2. Conditions that increase treatment related mortality: (need one or more to be eligible): Age > / = 50 years; EF of less than 45%; DLCO less than 50% or FEVI 50-75% of predicted value; Diabetes Mellitus; Renal Insufficiency (but creatinine clearance not less than 25 mL/min); Prior recent history of systemic fungal infection; 3rd or greater remission of AML or ALL; Significant Grade III or IV neurologic or hepatic toxicity from previous treatment; More than 1 year from diagnosis (CML or Myeloma patients ONLY); Multiple types of treatment regimens (equal to or more than 3); Significant Grade III or IV neurologic or hepatic toxicity from previous treatment; Prior autologous or allogeneic stem cell transplantation.
  3. Haploidentical family member donor. This protocol is open to patients who lack a 5/6 or 6/6 HLA antigen-matched donor. Due to the increased risk of GvHD, patients with Fanconi Anemia and a 5/6 HLA match will also be eligible.

    For this protocol, the "best" donor will be defined as a first-degree haploidentical family member who matches at the greatest number of MHC loci. Matching will be determined by Class I and Class II DNA typing. The donor should be sufficiently healthy as to not be at increased risk from the stem cell mobilization procedure. Should more than one "equally" MHC-incompatible donor be identified, other selection criteria will include: age and size of donor, CMV status, and sex. The Principal Investigator will make final decisions.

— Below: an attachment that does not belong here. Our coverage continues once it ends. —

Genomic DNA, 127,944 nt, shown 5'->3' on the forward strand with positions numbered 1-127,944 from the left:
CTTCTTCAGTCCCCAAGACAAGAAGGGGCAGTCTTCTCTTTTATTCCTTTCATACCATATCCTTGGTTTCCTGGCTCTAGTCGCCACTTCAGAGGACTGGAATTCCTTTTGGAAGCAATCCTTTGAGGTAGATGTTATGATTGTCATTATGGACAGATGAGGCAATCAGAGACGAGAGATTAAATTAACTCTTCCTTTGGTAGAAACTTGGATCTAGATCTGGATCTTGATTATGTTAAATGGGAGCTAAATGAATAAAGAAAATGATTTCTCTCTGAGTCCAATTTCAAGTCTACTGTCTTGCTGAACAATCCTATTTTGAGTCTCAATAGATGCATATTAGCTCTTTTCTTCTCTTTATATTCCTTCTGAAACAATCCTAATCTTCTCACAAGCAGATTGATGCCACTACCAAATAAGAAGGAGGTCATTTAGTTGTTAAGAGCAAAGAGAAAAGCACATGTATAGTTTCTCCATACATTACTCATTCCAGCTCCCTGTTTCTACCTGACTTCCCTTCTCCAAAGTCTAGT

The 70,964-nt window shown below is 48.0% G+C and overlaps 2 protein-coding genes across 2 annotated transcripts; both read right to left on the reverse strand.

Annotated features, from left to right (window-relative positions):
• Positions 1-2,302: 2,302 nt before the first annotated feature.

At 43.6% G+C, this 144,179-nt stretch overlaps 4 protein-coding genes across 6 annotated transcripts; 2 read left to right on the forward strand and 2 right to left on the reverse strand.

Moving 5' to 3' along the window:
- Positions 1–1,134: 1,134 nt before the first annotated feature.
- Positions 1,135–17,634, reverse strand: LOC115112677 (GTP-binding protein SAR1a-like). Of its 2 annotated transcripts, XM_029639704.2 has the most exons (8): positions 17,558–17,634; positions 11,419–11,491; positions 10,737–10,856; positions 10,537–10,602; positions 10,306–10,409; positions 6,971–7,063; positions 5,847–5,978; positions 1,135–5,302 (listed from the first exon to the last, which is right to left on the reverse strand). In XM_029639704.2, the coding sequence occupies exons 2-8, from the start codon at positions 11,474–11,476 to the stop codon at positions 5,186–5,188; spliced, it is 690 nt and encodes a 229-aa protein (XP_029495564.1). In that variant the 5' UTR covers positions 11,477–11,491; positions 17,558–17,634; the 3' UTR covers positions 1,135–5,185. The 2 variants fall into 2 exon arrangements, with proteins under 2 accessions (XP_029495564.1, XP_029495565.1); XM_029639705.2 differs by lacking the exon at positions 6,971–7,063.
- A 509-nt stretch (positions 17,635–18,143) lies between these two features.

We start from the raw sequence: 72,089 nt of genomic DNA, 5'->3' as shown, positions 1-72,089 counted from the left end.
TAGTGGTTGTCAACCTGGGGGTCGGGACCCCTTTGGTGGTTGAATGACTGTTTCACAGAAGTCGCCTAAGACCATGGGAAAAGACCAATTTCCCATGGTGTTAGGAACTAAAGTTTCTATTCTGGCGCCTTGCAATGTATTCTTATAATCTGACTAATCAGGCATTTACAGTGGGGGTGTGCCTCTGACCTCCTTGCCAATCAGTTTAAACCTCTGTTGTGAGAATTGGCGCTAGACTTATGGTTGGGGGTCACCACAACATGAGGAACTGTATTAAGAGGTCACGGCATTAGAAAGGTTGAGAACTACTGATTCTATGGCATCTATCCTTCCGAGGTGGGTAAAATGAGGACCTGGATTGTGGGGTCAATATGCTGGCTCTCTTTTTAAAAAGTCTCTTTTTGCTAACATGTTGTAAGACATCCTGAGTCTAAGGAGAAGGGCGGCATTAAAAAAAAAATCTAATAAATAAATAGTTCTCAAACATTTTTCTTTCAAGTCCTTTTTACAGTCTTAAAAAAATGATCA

4. Available healthy donor without any contraindications for donation.
  5. Patient and/or legal representative and/or legal guardian able to understand and sign consent.
  6. Age between birth and 70 years.
  7. Women of child-bearing potential must have a negative pregnancy test.


  1. Pregnant, lactating or unwilling to use contraception.
  2. HIV-positive patient.
  3. Uncontrolled intercurrent infection.
  4. Untreated blast crisis for CML.
  5. Uncontrolled high-grade lymphoproliferative disease / lymphoma.
  6. Unstable angina and uncompensated congestive heart failure (Zubrod of 3 or greater).
  7. Severe chronic pulmonary disease requiring oxygen (Zubrod of 3 or greater).
  8. Hemodialysis dependent.
  9. Active hepatitis or cirrhosis with total bilirubin, SGOT, and SGPT greater than 3X upper limit of normal.
  10. Unstable cerebral vascular disease and recent hemorrhagic stroke (less than 6 months).
  11. Active CNS disease from hematological disorder.
up to 70 Years   (Child, Adult, Senior)
Contact information is only displayed when the study is recruiting subjects
United States
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George Carrum, Baylor College of Medicine
Baylor College of Medicine
  • Texas Children's Hospital
  • The Methodist Hospital System
Principal Investigator: George Carrum, MD Baylor College of Medicine; The Methodist Hospital
Baylor College of Medicine
September 2015

ICMJE     Data element required by the International Committee of Medical Journal Editors and the World Health Organization ICTRP